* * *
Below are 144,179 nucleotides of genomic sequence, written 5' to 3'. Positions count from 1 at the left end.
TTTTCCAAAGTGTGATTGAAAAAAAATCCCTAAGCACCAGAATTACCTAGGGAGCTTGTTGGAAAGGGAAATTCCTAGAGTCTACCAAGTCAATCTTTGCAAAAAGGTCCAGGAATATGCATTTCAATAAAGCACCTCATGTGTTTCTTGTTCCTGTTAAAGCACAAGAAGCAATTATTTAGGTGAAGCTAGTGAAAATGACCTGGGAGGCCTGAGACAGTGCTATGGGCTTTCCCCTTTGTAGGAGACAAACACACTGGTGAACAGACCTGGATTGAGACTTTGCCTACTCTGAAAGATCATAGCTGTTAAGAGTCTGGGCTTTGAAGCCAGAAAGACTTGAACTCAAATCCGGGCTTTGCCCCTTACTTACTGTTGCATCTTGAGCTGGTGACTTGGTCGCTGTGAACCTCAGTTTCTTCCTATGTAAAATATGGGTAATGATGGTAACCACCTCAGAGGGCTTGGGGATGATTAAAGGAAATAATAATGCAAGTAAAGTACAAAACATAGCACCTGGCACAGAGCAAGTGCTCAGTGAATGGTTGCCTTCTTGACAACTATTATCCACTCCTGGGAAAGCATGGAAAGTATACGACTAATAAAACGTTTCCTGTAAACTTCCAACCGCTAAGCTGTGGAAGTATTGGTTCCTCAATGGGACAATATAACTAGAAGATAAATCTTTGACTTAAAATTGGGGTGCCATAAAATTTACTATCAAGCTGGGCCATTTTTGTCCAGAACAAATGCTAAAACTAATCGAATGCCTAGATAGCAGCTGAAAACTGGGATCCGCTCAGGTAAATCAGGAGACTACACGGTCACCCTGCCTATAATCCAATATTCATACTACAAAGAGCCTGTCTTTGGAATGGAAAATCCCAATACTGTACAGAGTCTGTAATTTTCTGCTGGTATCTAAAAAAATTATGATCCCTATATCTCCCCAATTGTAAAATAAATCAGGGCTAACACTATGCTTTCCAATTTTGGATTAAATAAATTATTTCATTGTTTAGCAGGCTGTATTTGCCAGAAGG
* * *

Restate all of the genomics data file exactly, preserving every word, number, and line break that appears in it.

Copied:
Below are 144,179 nucleotides of genomic sequence, written 5' to 3'. Positions count from 1 at the left end.
TTTTCCAAAGTGTGATTGAAAAAAAATCCCTAAGCACCAGAATTACCTAGGGAGCTTGTTGGAAAGGGAAATTCCTAGAGTCTACCAAGTCAATCTTTGCAAAAAGGTCCAGGAATATGCATTTCAATAAAGCACCTCATGTGTTTCTTGTTCCTGTTAAAGCACAAGAAGCAATTATTTAGGTGAAGCTAGTGAAAATGACCTGGGAGGCCTGAGACAGTGCTATGGGCTTTCCCCTTTGTAGGAGACAAACACACTGGTGAACAGACCTGGATTGAGACTTTGCCTACTCTGAAAGATCATAGCTGTTAAGAGTCTGGGCTTTGAAGCCAGAAAGACTTGAACTCAAATCCGGGCTTTGCCCCTTACTTACTGTTGCATCTTGAGCTGGTGACTTGGTCGCTGTGAACCTCAGTTTCTTCCTATGTAAAATATGGGTAATGATGGTAACCACCTCAGAGGGCTTGGGGATGATTAAAGGAAATAATAATGCAAGTAAAGTACAAAACATAGCACCTGGCACAGAGCAAGTGCTCAGTGAATGGTTGCCTTCTTGACAACTATTATCCACTCCTGGGAAAGCATGGAAAGTATACGACTAATAAAACGTTTCCTGTAAACTTCCAACCGCTAAGCTGTGGAAGTATTGGTTCCTCAATGGGACAATATAACTAGAAGATAAATCTTTGACTTAAAATTGGGGTGCCATAAAATTTACTATCAAGCTGGGCCATTTTTGTCCAGAACAAATGCTAAAACTAATCGAATGCCTAGATAGCAGCTGAAAACTGGGATCCGCTCAGGTAAATCAGGAGACTACACGGTCACCCTGCCTATAATCCAATATTCATACTACAAAGAGCCTGTCTTTGGAATGGAAAATCCCAATACTGTACAGAGTCTGTAATTTTCTGCTGGTATCTAAAAAAATTATGATCCCTATATCTCCCCAATTGTAAAATAAATCAGGGCTAACACTATGCTTTCCAATTTTGGATTAAATAAATTATTTCATTGTTTAGCAGGCTGTATTTGCCAGAAGG